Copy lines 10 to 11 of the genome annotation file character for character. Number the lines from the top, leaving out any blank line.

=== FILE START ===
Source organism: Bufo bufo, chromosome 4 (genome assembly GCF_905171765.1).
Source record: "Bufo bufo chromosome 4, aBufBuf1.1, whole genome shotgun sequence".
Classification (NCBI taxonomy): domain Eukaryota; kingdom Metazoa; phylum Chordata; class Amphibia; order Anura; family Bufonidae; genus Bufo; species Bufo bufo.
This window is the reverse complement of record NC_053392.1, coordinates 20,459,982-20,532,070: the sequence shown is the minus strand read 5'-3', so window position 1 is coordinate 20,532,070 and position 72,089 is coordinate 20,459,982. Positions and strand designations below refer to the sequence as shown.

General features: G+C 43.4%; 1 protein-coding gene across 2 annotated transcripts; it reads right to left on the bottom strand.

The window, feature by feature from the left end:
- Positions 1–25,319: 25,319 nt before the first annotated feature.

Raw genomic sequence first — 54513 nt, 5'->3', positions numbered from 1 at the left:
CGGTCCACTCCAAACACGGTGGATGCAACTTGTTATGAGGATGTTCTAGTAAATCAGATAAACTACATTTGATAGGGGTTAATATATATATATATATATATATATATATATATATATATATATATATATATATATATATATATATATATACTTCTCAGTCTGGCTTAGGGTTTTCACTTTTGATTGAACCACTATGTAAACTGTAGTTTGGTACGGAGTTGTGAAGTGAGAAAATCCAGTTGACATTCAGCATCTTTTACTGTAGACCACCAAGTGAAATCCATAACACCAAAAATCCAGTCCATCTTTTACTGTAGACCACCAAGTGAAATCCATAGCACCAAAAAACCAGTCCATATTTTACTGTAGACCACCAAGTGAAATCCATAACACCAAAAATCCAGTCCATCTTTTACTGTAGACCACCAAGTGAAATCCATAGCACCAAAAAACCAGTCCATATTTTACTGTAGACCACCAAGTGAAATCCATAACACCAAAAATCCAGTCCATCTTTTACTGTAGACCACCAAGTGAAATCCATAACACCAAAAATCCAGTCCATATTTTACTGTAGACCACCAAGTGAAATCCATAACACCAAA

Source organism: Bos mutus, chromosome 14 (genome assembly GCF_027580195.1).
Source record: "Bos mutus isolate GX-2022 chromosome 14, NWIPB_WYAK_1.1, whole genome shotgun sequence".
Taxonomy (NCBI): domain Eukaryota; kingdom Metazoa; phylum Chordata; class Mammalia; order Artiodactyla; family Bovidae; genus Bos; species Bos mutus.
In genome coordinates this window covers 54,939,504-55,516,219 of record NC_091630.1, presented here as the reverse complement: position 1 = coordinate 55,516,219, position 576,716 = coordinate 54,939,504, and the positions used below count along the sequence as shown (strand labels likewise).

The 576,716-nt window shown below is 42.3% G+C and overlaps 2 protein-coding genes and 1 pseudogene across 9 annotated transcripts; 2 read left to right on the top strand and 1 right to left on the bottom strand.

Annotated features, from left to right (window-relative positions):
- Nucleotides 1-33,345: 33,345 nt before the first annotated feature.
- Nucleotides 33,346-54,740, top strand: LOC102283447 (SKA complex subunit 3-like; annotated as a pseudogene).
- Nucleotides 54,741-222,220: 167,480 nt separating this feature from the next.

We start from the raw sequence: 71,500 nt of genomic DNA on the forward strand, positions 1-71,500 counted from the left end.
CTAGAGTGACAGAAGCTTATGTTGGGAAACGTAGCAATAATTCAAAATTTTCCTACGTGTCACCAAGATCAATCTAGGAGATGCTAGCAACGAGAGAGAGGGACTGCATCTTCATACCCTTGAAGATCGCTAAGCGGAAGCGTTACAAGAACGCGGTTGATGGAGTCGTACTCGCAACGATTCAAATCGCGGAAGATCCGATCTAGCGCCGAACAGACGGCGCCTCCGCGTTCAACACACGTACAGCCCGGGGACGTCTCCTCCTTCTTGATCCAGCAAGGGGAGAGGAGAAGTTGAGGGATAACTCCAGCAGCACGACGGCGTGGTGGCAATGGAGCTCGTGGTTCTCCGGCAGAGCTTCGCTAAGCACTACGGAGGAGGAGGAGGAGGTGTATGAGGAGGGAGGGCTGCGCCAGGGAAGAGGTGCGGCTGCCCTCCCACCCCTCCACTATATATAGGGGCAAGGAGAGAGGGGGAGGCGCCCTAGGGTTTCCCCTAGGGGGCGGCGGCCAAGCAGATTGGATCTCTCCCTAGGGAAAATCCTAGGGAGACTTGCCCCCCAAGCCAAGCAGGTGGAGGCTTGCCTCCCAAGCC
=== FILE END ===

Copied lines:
Source organism: Bos mutus, chromosome 14 (genome assembly GCF_027580195.1).
Source record: "Bos mutus isolate GX-2022 chromosome 14, NWIPB_WYAK_1.1, whole genome shotgun sequence".